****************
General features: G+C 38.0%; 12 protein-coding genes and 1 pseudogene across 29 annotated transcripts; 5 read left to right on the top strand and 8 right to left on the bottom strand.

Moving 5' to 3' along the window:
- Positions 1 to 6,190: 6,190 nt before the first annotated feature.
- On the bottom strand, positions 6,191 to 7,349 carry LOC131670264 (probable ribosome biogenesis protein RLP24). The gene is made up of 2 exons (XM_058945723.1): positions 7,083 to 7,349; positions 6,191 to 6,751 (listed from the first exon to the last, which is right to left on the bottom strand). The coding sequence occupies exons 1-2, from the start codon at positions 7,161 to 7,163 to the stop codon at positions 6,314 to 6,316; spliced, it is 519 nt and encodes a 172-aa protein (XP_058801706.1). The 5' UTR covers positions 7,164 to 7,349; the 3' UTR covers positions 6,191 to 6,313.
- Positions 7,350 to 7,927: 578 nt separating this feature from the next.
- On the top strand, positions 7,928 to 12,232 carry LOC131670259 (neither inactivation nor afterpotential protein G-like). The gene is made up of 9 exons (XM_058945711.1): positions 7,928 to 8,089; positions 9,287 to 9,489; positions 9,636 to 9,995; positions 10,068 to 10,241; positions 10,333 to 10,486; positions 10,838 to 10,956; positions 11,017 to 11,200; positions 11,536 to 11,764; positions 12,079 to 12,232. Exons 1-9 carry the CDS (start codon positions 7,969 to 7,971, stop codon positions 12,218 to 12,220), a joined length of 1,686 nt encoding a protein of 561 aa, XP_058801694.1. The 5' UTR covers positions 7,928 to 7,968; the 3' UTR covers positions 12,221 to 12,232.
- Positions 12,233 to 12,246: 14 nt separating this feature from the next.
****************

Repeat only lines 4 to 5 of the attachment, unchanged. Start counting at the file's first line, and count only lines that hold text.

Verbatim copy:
- On the bottom strand, positions 6,191 to 7,349 carry LOC131670264 (probable ribosome biogenesis protein RLP24). The gene is made up of 2 exons (XM_058945723.1): positions 7,083 to 7,349; positions 6,191 to 6,751 (listed from the first exon to the last, which is right to left on the bottom strand). The coding sequence occupies exons 1-2, from the start codon at positions 7,161 to 7,163 to the stop codon at positions 6,314 to 6,316; spliced, it is 519 nt and encodes a 172-aa protein (XP_058801706.1). The 5' UTR covers positions 7,164 to 7,349; the 3' UTR covers positions 6,191 to 6,313.
- Positions 7,350 to 7,927: 578 nt separating this feature from the next.